Esnart Paundi rarely smiled for the camera. One old photograph shows her wearing her ranger’s camouflage fatigues and a pensive expression as she crouches beside a mound of bush meat and three despondent poachers, one handcuffed. In another she is in a black leather jacket at her sister’s home, leaning against the TV with a baby under her arm and sad eyes.
Death stalked Esnart. When her mother died young, she stepped in to help raise her siblings and become the family breadwinner. One of her five brothers and two of her three sisters are dead. Twice married and twice widowed, she was a single mother of five children.
When death came to Esnart herself at the age of 38, it was sudden, brutal and senseless. She had caught two more poachers trying to smuggle butchered wildlife to Zambia’s copper belt. One was hiding a machete and, though she tried to flee, he hunted her down and smashed her skull with it. Her orphaned children are now scattered among different homes. The state has done nothing to help them.
Esnart was one of the foot soldiers in what has been called the thin green line: Park rangers faced with an unprecedented onslaught from vicious, well-armed criminal gangs in Africa and around the world. In the past decade, at least 1,000 have paid with their lives for defending wild animals, according to the Thin Green Line Foundation, a charitable organization which supports rangers in their work, and their families in the case of bereavement.
“Once you are deployed on patrol, you know for certain: I am going to war,” says Liywali Akakulubelwa, 47, a senior intelligence and investigations officer at the Zambia Wildlife Authority. “You accept that is the nature of the job.”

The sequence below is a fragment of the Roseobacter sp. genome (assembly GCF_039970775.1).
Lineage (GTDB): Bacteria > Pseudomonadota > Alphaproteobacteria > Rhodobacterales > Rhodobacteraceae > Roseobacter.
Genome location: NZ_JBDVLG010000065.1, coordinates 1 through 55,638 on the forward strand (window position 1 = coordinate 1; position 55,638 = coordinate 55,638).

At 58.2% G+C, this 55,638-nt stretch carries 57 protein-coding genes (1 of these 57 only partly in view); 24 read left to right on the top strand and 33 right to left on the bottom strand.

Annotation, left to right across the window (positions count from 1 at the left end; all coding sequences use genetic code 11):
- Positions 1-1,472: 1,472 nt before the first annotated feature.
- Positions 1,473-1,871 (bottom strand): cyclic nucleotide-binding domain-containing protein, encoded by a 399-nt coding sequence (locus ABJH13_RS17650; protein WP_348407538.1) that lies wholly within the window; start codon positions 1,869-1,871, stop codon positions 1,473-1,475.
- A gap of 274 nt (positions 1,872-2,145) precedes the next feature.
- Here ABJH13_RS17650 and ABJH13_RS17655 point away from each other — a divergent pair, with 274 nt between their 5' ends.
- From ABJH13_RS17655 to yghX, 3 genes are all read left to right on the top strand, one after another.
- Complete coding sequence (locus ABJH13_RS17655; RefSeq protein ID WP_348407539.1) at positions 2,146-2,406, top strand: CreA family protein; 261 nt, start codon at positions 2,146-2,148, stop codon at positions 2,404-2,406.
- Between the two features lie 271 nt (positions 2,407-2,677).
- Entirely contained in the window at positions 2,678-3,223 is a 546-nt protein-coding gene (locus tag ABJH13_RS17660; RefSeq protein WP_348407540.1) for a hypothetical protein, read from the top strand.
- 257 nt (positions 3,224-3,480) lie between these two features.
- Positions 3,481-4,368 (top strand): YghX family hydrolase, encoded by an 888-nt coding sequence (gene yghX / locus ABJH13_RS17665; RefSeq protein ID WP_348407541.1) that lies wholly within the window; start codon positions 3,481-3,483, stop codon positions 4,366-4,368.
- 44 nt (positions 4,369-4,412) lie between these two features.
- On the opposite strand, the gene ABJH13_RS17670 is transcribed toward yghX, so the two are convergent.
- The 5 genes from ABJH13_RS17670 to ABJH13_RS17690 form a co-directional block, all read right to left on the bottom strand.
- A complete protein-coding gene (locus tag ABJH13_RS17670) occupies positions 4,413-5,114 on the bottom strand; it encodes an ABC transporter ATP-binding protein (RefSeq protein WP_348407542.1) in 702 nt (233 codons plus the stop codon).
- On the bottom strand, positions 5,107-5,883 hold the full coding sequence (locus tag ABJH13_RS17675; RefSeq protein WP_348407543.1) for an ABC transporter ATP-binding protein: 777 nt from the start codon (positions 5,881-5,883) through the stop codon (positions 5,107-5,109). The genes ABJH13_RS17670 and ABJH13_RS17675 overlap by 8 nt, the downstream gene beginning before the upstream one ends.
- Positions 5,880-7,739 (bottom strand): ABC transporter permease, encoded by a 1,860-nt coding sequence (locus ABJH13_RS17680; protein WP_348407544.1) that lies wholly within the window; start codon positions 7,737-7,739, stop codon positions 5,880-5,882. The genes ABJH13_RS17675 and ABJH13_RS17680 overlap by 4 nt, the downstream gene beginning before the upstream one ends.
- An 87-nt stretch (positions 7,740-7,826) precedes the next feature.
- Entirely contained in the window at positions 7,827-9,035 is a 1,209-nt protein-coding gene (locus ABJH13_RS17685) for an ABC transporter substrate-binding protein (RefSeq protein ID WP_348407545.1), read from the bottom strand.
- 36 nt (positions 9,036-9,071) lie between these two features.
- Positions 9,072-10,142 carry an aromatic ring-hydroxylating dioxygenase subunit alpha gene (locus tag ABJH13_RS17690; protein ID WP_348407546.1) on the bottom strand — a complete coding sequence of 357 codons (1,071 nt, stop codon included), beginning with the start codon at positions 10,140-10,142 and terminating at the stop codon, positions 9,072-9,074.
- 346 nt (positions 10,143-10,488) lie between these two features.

Respite is unlikely. Rangers are braced for an escalation in the “wildlife wars” — the increasing militarization of the planet’s most precious and fragile game reserves. The struggle is as ferocious as any in nature, but unlikely to be seen in a wildlife documentary by the naturalist David Attenborough.
In India, the foundation says, rangers have been buried alive in sawing pits by illegal timber poachers. In Colombia, they are killed when dealing with drug cartels, land mines and militias. Yet Africa is probably the bloodiest battleground. Elephants and rhino are under siege as the black-market prices of ivory and horn rocket. In the Democratic Republic of the Congo, tormented by rebel militias, 183 rangers have been killed in just one national park in the past decade. Last year alone Kenya lost six rangers, including a pregnant woman who was ambushed and shot in the face, while in Chad’s Zakouma national park five rangers were mown down by automatic weapons during their morning prayers.
This is no even contest. Some poachers are former army soldiers who do not hesitate to kill animals or humans, and they come with powerful backers. Rangers are often older and underpaid and lack the equipment, resources and training to defend themselves in fire-fights. When they make the ultimate sacrifice, there is often no government assistance for their families, who face a life of poverty and destitution.
Zambia, a landlocked country generally seen as democratic, inoffensive and rich in wildlife, has suffered much down the years. Its rhino population was annihilated and most of its elephants wiped out in the 1970s and 1980s. Efforts to reintroduce and conserve the animals now focus on the “big five” — buffalo, elephant, leopard, lion and rhino — as they are a tourist draw-card.